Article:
Welcome to the One Best Way

Here we are. Same people, different blog.

Our new blog’s name pays tribute to Virginia Postrel’s excellent book The Future and Its Enemies. Its first chapter, also called “The One Best Way”, examines a tendency in the social sciences and politics. This is the tendency to to long for a technocratic style of management, not just for a factory, but for all of society. Engineering guru Frederick W. Taylor’s famous phrase inspired a generation and more of social engineers who dreamed of finding the one best way… to be human.

If only, the thinking went, if only we could run all of society on the model of a factory. If only everyone knew their place, and if only we managed it all rationally, scientifically, and down to the last detail. No waste, no inefficiency, no loose ends.

This, though, is a dangerous illusion. Thinkers like Friedrich Hayek and Karl Popper have demonstrated its intellectual bankruptcy. Societies like the Soviet Union and Maoist China demonstrated that human life is unbearable — indeed, inhuman — without spontaneity and creative self-expression. We depend on these things, not just because they are fun, but as necessities for our very survival.

The one best way is to creatively, thoughtfully let go. It’s to refuse to be ruled — and refuse to rule. I believe that we are all still learning to be human, and that our society is still in its infancy. Let us learn to be independent together. That’s the one best way.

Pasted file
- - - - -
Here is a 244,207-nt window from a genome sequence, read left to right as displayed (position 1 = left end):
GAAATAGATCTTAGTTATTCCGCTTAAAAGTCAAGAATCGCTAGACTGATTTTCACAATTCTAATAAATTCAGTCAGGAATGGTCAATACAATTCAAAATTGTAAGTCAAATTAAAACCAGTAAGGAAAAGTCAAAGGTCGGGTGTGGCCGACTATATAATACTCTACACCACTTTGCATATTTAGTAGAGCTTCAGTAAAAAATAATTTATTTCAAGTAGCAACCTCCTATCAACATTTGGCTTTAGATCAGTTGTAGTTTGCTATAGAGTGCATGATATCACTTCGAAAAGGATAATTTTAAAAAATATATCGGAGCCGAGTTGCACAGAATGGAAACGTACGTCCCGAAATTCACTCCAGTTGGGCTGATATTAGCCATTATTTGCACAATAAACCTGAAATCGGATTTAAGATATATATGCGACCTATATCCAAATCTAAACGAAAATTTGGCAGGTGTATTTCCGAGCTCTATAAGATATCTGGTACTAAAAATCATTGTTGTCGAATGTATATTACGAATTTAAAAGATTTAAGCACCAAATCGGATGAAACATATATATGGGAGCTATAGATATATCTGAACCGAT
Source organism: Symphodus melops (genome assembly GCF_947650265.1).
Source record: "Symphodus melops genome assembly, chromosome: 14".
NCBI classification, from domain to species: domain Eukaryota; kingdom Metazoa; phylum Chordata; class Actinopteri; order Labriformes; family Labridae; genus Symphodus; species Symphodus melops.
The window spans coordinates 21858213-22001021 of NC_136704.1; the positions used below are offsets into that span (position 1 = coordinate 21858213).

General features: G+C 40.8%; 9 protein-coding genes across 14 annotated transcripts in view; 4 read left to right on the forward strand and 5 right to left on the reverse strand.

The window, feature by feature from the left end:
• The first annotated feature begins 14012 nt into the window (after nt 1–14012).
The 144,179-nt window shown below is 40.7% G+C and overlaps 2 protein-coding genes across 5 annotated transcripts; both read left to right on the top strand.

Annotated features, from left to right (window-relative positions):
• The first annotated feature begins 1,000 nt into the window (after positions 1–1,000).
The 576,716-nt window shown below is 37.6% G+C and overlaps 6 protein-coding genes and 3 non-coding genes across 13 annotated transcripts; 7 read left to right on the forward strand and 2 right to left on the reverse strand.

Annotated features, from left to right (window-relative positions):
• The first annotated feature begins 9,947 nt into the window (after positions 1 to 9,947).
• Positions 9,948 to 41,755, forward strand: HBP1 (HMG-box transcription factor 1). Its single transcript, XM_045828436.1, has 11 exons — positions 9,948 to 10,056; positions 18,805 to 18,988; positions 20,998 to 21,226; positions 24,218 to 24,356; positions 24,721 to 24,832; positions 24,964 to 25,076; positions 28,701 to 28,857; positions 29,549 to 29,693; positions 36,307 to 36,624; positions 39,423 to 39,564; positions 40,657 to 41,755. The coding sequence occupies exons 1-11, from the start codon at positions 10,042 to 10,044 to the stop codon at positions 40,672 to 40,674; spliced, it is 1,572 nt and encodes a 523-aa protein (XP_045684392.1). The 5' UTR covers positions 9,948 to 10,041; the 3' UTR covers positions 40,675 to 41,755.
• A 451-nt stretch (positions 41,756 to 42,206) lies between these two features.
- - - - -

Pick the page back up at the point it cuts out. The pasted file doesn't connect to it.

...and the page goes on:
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5 Responses to Welcome to the One Best Way

  1. Michael Drew says:

    This is such bullshit. Joseph Stalin himself didn’t think this way.

  2. Jason Kuznicki says:

    Some documentation, please. Because you’re the one who mentioned Stalin by name, I’ll ask you to be the one to defend him.

    I will be happy to offer support for my claims as regards other Soviet officials later. I’m a bit pressed for time right now.

  3. James Hanley says:

    Michael Drew,

    Please read our comments policy. You’re welcome to argue your viewpoint here, if you keep it civil.

  4. Jason Kuznicki says:

    Eh, I was inclined to let the “bullshit” remark pass. But if Stalin didn’t think in the way I’m describing, then no one did. The man was obsessed with planning and quotas. And when you achieved a plan or made your quota, he had another one waiting for you right away.

    I’d be curious to see Stalin put in a good word here or there for spontaneous order, but I highly doubt he ever did. And even then, we’d have to weigh it against the sheer fact that this was the guy who started the Five-Year Plans.

  5. Pingback: There but for some humility go neo-liberals | Ordinary Times

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